Across the Internet you will see mountain images in a thousand places, and you'll never see the same view twice. Stretching for thousands of miles from British Columbia to New Mexico, the Rocky Mountains comprise one of the world's most abundant geologic upheavals. They will take your breath away, both literally and figuratively. When exploring take plenty of sun screen and small casual steps, the air is thin. In the eastern United States are their little brothers, the Appalachian and Blue Ridge Mountains. About half the altitude, but no less beauty; expect completely different shades of green. Go directly to the Mountain Scenery Photo Gallery.
The Internet Brothers love the mountains. We have both lived there nearly all our adult lives; one in the Rockies, the other in the Appalachians. The scenery, the fresh clean air, the rich blue sky, and the altitude all combine to attract us to our mountain homes. In the following gallery you will find scenic mountain photography from Colorado and Utah in the Rocky Mountains, and from North Carolina and Tennessee in the Blue Ridge.
We try to rotate these photos regularly as we take new and different hiking trips into the forest and desert areas we like to explore. So if one of your favorites from the past is no longer posted, let us know and we'll send you a copy. The photos that are presently in the gallery were all taken in 2009 in Great Smoky Mountains National Park, Pisgah National Forest, The Carl Sandburg Historical Site, the White River National Forest, Dixie National Forest, and the Box Death Hollow Wilderness just north of Grand Staircase-Escalante National Monument.
The Rocky Mountains, often called the Rockies, are a major mountain range in western North America. The Rocky Mountains stretch nearly 3,000 miles from the northernmost part of British Columbia, in Canada, to New Mexico, in the United States. The range's highest peak is Mount Elbert in Colorado at 14,440 feet above sea level. The Continental Divide is located in the Rocky Mountains and designates the line at which waters flow either to the Atlantic or Pacific Oceans.
Since the last great Ice Age, the Rocky Mountains were home first to Paleo-Indians and then to the indigenous peoples of the Apache, Arapaho, Bannock, Blackfoot, Cheyenne, Crow, Flathead, Shoshoni, Sioux, Ute, Kutenai, Sekani, and Dunne-za tribes. The Lewis and Clark Expedition (1804-1806) was the first scientific reconnaissance of the Rocky Mountains. Specimens were collected for contemporary botanists, zoologists, and geologists. Thousands passed through the Rocky Mountains on the Oregon Trail beginning in 1842. The Mormons began to settle near the Great Salt Lake in 1847. From 1859 to 1864, gold was discovered in Colorado, Idaho, Montana, and British Columbia sparking several gold rushes bringing thousands of prospectors and miners to explore every mountain and canyon and to create the Rocky Mountain's first major industry.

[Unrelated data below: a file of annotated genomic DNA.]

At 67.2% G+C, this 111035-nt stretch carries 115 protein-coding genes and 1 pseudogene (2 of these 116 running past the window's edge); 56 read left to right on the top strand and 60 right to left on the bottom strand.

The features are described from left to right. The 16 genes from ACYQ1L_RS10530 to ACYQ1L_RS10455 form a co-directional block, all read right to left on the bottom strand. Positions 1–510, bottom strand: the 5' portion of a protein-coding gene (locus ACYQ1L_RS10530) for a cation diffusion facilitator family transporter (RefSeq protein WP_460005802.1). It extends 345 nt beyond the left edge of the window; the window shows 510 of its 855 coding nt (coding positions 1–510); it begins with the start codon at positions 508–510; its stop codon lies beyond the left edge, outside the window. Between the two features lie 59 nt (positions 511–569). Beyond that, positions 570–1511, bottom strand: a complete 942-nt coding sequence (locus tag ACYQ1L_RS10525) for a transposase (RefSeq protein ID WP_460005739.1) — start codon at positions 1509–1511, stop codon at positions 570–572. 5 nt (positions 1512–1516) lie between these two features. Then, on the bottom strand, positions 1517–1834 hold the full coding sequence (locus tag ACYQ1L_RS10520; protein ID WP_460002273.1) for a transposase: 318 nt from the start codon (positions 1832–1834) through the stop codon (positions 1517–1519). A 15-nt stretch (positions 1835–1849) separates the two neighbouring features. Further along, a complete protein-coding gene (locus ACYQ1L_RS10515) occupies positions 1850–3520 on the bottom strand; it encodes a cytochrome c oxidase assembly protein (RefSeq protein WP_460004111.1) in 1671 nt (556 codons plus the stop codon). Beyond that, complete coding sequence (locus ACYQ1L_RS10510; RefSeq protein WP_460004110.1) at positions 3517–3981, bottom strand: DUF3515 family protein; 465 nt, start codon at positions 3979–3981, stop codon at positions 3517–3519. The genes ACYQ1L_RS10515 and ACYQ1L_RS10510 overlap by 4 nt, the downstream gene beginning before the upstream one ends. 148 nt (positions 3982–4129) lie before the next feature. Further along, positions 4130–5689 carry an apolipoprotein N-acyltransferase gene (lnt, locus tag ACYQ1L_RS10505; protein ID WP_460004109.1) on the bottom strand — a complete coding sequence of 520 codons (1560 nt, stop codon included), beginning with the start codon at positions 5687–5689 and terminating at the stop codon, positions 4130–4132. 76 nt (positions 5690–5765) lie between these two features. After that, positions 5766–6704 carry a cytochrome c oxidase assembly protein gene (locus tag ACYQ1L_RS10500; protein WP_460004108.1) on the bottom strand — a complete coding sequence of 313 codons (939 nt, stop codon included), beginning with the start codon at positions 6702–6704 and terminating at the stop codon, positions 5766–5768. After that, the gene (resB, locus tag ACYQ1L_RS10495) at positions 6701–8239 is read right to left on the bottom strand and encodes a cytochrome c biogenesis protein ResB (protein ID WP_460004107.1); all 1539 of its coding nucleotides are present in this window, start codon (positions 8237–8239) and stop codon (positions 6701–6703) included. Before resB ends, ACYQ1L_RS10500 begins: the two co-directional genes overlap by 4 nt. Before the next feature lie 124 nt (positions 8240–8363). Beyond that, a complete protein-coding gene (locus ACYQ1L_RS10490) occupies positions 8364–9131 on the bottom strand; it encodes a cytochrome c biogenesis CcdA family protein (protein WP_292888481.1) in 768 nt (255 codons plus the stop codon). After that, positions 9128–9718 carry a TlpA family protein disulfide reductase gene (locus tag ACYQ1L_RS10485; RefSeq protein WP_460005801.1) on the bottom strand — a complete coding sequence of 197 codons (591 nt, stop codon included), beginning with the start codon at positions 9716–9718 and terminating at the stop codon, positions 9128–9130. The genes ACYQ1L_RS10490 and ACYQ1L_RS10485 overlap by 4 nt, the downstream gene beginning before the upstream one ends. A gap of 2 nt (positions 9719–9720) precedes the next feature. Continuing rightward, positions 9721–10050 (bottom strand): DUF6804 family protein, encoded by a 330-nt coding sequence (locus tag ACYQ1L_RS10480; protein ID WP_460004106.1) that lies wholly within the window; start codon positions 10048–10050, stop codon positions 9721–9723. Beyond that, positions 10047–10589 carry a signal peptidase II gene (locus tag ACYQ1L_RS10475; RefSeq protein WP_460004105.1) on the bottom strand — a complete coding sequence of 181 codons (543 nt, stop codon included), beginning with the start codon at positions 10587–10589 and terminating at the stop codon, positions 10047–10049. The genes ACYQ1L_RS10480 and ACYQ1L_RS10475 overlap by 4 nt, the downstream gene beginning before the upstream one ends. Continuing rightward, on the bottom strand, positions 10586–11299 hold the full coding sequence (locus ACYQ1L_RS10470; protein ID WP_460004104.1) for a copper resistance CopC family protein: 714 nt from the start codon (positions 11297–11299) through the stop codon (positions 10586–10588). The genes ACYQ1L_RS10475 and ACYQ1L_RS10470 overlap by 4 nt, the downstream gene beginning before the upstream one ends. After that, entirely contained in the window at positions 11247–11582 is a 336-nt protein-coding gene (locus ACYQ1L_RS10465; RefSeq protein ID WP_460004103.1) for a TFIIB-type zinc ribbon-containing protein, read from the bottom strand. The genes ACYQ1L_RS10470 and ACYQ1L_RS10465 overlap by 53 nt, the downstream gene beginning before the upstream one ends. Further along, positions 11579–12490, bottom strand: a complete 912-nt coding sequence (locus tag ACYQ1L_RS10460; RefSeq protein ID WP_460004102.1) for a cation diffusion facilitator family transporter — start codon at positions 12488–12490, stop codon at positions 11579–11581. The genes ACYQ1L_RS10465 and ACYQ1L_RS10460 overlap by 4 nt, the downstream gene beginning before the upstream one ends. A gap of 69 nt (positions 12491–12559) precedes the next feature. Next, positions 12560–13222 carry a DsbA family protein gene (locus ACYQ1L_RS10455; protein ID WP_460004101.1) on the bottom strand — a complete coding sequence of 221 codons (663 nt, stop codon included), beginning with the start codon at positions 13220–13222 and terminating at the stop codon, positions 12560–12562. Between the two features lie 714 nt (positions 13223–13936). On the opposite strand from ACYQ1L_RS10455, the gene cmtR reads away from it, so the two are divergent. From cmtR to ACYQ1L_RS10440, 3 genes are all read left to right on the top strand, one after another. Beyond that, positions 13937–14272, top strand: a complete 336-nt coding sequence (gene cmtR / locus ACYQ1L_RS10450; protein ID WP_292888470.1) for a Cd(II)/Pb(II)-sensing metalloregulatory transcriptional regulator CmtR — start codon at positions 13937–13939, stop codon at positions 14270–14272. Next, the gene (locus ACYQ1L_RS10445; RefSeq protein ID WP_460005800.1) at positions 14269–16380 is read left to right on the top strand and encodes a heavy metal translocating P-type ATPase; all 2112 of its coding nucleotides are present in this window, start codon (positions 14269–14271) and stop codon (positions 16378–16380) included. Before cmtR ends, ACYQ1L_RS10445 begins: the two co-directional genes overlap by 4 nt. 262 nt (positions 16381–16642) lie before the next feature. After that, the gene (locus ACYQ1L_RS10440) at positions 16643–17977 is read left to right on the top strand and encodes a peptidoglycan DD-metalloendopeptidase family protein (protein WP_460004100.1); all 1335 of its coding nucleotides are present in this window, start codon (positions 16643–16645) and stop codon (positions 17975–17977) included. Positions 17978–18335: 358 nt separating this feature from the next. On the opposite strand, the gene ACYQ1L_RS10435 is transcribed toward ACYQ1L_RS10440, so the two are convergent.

The Rocky Mountains have a highland climate. The average annual temperature in the valley bottoms of the Colorado Rockies near the latitude of Boulder is 43° F. July is the hottest month there with an average temperature of 82°. In January, the average monthly temperature is 7° F., making it the region's coldest month. The average precipitation per year there is approximately 14 inches. Colorado Bro lives in the White River National Forest.
Often called the Appalachians, these are a vast system of mountains in eastern North America. The range is mostly located in the United States but extends into southeastern Canada, forming a zone from 100 to 300 miles wide, running from the island of Newfoundland 1,500 miles south-westward to central Alabama in the United States (with foothills in northeastern Mississippi). The system is divided into a series of ranges, with the individual mountains averaging around 3,000 ft. The highest of the group is Mount Mitchell in North Carolina at 6,684 feet, which is the highest point in the United States east of the Mississippi River. Chief summits in the southern section of the Blue Ridge are located along two main crests—the Western or Unaka Front along the Tennessee-North Carolina border and the Eastern Front in North Carolina—or one of several "cross ridges" between the two main crests. The Western Blue Ridge Front is subdivided into the Unaka Range, the Bald Mountains, the Great Smoky Mountains, and the Unicoi Mountains.
For a century, the Appalachians were a barrier to the westward expansion of the British colonies (or, from a different perspective, a major protection to the Native American tribes such as the Iroquois, Creek, and Cherokee living to the west of the mountains). The continuity of the mountain system, the bewildering multiplicity of its succeeding ridges, the tortuous courses and roughness of its transverse passes, a heavy forest, and dense undergrowth all conspired to hold the settlers on the seaward-sloping plateaus and coastal plains. North Carolina Bro lives near the Pisgah National Forest.
Proceed to the Mountain Scenery Photo Gallery